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Solax10

Developing Zones

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I have posted here a lot trying to get some ideas for next year. My question is would it be topical to develope zones in the ocean for a purpose. For example, (this isn't what I'm thinking) Develop two seperate zones for oil drilling.

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Could you clarify?  Are you just asking if you could do development in more than one place?  If so, definitely.

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I will clarify sorry it's late. There is something called exclusive economic zones. My actual idea was to develop  zones inside the EZZ for a certain purpose

Edited by Solax10

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Sounds effects to me.

It's possible to win on framers intent, because the NFHS is calling the law of the sea a novice case.

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It's possible to win on framers intent, because the NFHS is calling the law of the sea a novice case.

Wtf is the NFHS? Im so not use to all of these news terms, NSDA, etc.

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national federation of high school associations, and looking at the definition of develop it's simply to bring out capabilities of something.

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seems legit to me, as long as it's 2 oceans (that multiple oceans thing is gonna piss me off over the year, I can tell already). I may watch out for a "must develop all of the ocean) T, but that'll probably be harder to win with judges for a neg anyway.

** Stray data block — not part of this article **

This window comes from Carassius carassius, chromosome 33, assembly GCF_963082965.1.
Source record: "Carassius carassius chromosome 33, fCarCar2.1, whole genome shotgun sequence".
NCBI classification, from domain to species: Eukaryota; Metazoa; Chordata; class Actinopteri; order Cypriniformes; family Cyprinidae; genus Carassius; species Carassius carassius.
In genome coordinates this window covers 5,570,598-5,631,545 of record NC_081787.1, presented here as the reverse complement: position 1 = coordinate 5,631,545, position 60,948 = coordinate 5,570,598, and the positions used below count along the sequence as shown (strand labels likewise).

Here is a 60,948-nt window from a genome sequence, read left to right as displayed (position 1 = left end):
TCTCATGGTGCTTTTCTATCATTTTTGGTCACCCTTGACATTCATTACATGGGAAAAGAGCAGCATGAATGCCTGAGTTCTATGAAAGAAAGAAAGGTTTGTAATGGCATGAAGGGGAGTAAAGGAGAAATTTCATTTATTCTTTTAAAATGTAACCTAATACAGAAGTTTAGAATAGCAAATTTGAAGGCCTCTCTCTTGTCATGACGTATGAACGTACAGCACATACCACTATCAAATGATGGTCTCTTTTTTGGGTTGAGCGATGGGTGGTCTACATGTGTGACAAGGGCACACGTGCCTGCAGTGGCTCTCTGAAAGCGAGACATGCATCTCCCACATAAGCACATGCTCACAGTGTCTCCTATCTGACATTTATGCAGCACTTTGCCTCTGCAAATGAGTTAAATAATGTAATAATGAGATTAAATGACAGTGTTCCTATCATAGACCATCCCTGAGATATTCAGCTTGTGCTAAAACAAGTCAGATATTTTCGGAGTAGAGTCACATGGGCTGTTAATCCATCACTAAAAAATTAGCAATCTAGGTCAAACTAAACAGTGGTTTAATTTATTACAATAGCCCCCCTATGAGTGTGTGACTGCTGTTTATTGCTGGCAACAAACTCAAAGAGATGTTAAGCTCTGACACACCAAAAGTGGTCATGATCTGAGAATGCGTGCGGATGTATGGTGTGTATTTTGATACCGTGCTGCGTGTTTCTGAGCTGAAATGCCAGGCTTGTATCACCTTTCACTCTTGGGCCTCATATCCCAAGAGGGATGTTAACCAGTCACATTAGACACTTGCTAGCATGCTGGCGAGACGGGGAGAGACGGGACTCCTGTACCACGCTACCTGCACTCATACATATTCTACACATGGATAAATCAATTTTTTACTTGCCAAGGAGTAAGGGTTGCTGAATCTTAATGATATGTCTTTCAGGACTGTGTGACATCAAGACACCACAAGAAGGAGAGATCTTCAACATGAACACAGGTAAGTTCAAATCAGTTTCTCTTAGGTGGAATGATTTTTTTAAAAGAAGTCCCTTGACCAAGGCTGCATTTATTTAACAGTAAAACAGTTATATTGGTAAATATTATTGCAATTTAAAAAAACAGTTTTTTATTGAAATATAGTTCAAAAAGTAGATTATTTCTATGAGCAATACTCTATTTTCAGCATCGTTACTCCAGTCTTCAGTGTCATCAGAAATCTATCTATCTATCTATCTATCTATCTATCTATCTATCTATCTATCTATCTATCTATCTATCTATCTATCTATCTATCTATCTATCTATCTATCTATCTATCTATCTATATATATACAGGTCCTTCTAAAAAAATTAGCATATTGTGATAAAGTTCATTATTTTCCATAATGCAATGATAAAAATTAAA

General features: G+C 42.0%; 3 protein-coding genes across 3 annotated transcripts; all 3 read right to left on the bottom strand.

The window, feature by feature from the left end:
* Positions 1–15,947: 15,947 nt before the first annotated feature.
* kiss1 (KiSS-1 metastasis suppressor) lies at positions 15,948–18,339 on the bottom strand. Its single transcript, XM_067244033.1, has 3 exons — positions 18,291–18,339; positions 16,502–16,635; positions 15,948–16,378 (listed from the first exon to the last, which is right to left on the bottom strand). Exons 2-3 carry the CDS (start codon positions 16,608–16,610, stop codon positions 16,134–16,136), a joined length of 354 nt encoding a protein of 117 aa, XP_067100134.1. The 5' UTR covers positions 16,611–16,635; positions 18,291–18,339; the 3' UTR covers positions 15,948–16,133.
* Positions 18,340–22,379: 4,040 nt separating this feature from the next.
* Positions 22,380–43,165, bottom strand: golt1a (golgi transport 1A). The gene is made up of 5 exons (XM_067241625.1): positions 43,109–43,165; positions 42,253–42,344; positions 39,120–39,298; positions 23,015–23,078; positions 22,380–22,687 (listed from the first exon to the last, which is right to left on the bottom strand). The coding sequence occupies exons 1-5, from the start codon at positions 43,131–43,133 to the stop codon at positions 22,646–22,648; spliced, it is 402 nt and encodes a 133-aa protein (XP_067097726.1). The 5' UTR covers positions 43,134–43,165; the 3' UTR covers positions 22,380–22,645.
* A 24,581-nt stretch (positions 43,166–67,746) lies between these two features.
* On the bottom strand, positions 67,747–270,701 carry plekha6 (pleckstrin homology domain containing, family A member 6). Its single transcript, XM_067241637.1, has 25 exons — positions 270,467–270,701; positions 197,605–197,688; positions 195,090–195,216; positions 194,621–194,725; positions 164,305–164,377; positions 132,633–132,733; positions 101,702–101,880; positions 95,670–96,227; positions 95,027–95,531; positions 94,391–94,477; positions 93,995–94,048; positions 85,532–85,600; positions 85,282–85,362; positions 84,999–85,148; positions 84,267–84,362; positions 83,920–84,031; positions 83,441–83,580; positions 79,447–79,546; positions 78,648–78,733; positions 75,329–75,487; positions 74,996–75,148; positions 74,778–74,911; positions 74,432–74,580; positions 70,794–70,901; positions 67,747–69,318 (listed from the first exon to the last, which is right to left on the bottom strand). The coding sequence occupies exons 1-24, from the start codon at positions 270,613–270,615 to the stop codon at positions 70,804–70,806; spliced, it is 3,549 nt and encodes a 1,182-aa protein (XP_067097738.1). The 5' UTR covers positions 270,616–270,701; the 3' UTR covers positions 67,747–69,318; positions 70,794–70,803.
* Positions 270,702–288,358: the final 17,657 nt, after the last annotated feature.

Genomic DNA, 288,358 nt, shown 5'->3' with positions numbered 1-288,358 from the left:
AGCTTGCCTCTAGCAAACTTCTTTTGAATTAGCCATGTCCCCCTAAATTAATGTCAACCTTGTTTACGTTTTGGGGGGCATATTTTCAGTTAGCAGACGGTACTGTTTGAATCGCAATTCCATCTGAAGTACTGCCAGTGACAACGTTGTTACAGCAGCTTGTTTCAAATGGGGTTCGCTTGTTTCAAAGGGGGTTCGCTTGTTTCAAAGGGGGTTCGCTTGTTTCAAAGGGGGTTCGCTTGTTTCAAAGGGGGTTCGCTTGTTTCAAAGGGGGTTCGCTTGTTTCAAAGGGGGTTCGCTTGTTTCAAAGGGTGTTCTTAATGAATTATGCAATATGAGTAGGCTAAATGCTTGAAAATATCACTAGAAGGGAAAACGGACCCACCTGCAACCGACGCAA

Sounds effects to me.

how so?

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What's the impact to creating these certain zones? My point being, I don't think you have to distinctly put that your making a zone in you ptext but rather make it a solvency mech. 

Edited by glg1995

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What's the impact to creating these certain zones? My point being, I don't think you have to distinctly put that your making a zone in you ptext but rather make it a solvency mech. 

what kind of plantext would one have then? I honestly can't think of a single plantext that wouldn't involve the zones itself, but I'm also not super familiar with the concept of the aff in the first place....

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So as long as I state that we are developing in these zones (two of them to be exact) I should be good to go?